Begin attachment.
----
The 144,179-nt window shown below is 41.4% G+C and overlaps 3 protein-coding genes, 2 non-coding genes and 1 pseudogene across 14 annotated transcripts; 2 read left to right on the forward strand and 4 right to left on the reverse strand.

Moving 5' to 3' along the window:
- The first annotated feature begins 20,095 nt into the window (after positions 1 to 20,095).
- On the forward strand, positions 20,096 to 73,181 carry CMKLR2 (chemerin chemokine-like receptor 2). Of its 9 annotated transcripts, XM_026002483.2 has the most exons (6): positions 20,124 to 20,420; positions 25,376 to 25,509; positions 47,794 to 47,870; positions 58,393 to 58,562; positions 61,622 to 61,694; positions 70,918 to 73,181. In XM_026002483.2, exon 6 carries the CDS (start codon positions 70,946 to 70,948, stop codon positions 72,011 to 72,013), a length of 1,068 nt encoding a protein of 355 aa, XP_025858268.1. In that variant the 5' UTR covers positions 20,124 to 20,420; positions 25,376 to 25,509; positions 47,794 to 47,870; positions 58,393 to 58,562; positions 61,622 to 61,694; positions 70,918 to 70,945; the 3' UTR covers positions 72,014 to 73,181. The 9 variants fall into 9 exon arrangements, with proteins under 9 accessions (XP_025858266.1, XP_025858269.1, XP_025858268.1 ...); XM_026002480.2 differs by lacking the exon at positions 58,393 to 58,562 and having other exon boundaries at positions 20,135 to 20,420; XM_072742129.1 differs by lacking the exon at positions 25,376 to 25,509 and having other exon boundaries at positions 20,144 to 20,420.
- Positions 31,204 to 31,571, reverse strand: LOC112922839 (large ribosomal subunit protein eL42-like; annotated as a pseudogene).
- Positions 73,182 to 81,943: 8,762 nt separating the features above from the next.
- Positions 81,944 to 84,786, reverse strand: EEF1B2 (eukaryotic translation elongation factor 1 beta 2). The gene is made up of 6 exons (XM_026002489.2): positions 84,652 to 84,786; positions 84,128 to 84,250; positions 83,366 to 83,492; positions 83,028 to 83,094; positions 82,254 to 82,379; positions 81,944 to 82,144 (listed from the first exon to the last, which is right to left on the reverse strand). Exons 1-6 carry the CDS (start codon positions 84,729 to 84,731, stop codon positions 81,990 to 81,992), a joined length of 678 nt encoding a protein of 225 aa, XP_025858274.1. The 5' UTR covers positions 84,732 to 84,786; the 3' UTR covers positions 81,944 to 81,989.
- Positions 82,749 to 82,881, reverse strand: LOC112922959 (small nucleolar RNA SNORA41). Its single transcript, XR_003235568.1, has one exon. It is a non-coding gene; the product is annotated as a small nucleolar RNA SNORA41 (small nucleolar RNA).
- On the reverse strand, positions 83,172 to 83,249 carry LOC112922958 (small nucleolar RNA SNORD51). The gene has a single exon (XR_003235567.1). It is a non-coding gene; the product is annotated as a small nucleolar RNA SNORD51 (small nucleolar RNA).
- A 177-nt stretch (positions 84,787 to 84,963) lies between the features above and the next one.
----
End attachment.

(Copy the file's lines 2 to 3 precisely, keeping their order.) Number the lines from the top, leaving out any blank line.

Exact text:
Moving 5' to 3' along the window:
- The first annotated feature begins 20,095 nt into the window (after positions 1 to 20,095).